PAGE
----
Districts are terrified of declining enrollment because of – could it have been anything else? – money. San Diego Unified gets somewhere around $10,000 per student it educates. But if parents opt out – and stay opted out after the pandemic – that could be a huge budget problem.
(For the current year, districts are insulated from funding problems. The state agreed to fund them based on previous enrollment numbers. But that security could go away after this school year and if the parents haven’t come back by then – say they stay at a charter school or parochial school or keep homeschooling – it will hurt the district’s already pinched budgets.)
Interestingly, kindergarten is not actually required in California. So if parents decide to take a gap year, it’s allowed from a legal perspective. No affidavit or anything else required. Assuming many parents do take a gap year, it’s also entirely feasible that many, or even most, of them will enter public schools in first grade. Presumably, only a very small fraction of parents would decide they love homeschool so much they will just keep doing it.
Hightower’s point that parents who try to enroll later in the year might be turned away is also obviously false. School districts must enroll any child who lives in the district boundaries. It is possible that if a child lived in the boundaries for Hancock Elementary – but Hancock were full – the district could assign the child to a different school.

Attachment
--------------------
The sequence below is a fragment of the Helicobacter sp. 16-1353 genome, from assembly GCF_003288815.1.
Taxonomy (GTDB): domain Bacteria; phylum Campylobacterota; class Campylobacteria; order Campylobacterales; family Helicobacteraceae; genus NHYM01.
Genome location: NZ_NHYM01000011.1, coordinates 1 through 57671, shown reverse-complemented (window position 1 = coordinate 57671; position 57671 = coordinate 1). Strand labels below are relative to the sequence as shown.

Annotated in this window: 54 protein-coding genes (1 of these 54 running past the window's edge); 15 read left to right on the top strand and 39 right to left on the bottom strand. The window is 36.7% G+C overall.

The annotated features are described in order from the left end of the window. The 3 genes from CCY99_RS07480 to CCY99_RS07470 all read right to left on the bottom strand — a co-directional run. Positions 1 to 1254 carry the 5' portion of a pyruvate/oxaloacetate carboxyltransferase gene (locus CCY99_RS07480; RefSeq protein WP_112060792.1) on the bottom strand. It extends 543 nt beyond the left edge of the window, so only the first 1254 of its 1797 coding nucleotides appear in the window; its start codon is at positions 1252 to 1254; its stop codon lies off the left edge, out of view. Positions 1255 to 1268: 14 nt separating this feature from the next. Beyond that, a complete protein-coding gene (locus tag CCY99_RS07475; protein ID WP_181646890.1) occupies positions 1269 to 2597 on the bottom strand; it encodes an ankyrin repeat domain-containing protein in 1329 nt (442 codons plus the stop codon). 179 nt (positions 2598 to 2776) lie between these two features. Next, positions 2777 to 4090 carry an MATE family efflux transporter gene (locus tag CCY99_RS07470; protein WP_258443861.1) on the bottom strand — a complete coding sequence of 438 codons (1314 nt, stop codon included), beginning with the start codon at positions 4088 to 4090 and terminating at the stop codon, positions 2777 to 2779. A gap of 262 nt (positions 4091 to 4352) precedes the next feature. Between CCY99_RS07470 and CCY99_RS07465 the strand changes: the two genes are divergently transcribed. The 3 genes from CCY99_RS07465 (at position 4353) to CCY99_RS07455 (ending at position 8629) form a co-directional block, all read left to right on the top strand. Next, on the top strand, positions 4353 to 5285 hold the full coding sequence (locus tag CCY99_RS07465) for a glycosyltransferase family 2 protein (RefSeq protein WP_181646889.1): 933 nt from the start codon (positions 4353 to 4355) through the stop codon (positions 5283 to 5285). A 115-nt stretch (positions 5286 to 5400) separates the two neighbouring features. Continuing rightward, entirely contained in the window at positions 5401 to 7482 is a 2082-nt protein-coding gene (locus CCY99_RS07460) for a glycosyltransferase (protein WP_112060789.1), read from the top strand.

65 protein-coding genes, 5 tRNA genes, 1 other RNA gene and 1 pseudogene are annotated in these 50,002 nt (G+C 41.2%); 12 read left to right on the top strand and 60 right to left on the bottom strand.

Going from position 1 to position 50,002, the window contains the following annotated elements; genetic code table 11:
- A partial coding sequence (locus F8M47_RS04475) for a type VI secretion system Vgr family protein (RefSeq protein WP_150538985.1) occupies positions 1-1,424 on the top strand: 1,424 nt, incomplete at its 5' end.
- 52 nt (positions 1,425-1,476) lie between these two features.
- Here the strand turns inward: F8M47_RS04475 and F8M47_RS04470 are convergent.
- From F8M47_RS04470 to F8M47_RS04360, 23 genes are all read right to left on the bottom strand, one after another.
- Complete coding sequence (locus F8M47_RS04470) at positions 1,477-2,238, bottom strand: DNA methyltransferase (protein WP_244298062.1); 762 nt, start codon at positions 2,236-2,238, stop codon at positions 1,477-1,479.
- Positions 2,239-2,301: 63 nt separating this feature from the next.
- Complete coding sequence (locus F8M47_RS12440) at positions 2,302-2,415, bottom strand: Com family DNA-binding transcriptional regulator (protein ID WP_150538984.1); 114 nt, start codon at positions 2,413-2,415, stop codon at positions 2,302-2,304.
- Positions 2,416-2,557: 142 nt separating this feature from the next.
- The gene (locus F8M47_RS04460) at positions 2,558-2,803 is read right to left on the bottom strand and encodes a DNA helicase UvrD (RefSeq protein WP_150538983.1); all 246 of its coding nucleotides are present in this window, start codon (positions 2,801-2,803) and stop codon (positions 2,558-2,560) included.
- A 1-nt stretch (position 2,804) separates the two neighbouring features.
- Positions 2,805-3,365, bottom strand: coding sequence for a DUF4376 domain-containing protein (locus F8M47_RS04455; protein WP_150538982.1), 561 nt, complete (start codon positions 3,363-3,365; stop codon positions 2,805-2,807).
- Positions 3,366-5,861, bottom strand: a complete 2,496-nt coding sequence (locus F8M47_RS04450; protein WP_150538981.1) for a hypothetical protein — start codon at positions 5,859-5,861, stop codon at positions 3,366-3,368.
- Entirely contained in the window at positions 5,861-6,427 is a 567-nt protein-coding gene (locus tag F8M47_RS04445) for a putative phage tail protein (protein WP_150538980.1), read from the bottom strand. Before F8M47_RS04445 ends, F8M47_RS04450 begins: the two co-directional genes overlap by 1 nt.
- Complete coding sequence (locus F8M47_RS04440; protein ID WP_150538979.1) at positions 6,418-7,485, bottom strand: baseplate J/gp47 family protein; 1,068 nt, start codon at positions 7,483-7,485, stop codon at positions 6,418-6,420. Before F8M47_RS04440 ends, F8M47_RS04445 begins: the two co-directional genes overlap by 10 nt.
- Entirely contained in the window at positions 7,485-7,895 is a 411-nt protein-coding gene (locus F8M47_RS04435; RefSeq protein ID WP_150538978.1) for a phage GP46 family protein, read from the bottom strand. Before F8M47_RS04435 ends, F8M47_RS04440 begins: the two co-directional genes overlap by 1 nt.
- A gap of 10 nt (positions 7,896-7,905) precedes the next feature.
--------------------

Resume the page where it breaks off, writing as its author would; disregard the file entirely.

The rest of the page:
I asked Hightower for comment on her email and she sent me a correction that she sent out to the school community. The email did correct the record – informing parents that if they choose homeschool, they only need to file paperwork with the state Department of Education and not their local school.
It didn’t mention the references to Child Welfare Services or that children who try to enroll later in the year might be turned away.
Exactly how schools should take attendance for online learning has been a fraught question. Los Angeles Unified’s policy “raises eyebrows,” according to the L.A. Times. Students can be marked present in L.A. if the child or their parent makes any type of contact with the teacher during the day.
San Diego’s new policy seems to be a little less liberal, according to a document obtained by Voice of San Diego.
Students will be marked present if they participate in any of the following:
This attendance policy is actually a lot like other online schools. Generally speaking, within online schools – most of these are charter schools that are also publicly funded by the state – attendance is based on the amount of work students complete. In online schools, students also usually have to sign a log saying they actually did school work each day they were supposed to.
Essentially, students can be marked present if they log onto Zoom meetings or if they turn in the work that was assigned that day. Teachers must submit attendance every day at 4 p.m., according to the document. But they will have five days in which they can revise a student’s attendance if they are able to verify that a student did their schoolwork on days they didn’t participate in online activities.